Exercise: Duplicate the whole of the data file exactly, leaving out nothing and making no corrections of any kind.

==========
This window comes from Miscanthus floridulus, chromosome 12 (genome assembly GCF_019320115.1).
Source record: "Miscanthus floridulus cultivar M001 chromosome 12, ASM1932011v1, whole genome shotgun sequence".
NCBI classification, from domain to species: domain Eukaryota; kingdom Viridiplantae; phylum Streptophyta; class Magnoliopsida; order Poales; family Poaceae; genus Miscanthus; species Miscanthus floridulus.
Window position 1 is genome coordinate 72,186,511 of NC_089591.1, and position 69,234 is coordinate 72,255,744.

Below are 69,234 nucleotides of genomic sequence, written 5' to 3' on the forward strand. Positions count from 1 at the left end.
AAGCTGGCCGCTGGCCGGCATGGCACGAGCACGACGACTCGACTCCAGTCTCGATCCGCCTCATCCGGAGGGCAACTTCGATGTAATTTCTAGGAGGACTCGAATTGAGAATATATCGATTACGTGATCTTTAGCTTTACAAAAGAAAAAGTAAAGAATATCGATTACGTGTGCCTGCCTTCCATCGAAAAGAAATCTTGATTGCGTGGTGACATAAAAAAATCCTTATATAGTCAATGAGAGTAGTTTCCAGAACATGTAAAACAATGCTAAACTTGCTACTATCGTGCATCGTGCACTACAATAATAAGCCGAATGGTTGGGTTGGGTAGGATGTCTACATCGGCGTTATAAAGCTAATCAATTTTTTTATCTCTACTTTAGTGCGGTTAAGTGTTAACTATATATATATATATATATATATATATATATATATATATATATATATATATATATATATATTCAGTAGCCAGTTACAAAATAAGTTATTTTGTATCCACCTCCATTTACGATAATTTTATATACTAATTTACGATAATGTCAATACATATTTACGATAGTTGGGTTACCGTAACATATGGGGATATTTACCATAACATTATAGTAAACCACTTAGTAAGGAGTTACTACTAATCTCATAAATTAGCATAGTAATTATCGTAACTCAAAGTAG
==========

This window comes from Miscanthus floridulus, chromosome 12 (genome assembly GCF_019320115.1).
Source record: "Miscanthus floridulus cultivar M001 chromosome 12, ASM1932011v1, whole genome shotgun sequence".
NCBI classification, from domain to species: domain Eukaryota; kingdom Viridiplantae; phylum Streptophyta; class Magnoliopsida; order Poales; family Poaceae; genus Miscanthus; species Miscanthus floridulus.
Window position 1 is genome coordinate 72,186,511 of NC_089591.1, and position 69,234 is coordinate 72,255,744.

Below are 69,234 nucleotides of genomic sequence, written 5' to 3' on the forward strand. Positions count from 1 at the left end.
AAGCTGGCCGCTGGCCGGCATGGCACGAGCACGACGACTCGACTCCAGTCTCGATCCGCCTCATCCGGAGGGCAACTTCGATGTAATTTCTAGGAGGACTCGAATTGAGAATATATCGATTACGTGATCTTTAGCTTTACAAAAGAAAAAGTAAAGAATATCGATTACGTGTGCCTGCCTTCCATCGAAAAGAAATCTTGATTGCGTGGTGACATAAAAAAATCCTTATATAGTCAATGAGAGTAGTTTCCAGAACATGTAAAACAATGCTAAACTTGCTACTATCGTGCATCGTGCACTACAATAATAAGCCGAATGGTTGGGTTGGGTAGGATGTCTACATCGGCGTTATAAAGCTAATCAATTTTTTTATCTCTACTTTAGTGCGGTTAAGTGTTAACTATATATATATATATATATATATATATATATATATATATATATATATATATATATATATATTCAGTAGCCAGTTACAAAATAAGTTATTTTGTATCCACCTCCATTTACGATAATTTTATATACTAATTTACGATAATGTCAATACATATTTACGATAGTTGGGTTACCGTAACATATGGGGATATTTACCATAACATTATAGTAAACCACTTAGTAAGGAGTTACTACTAATCTCATAAATTAGCATAGTAATTATCGTAACTCAAAGTAG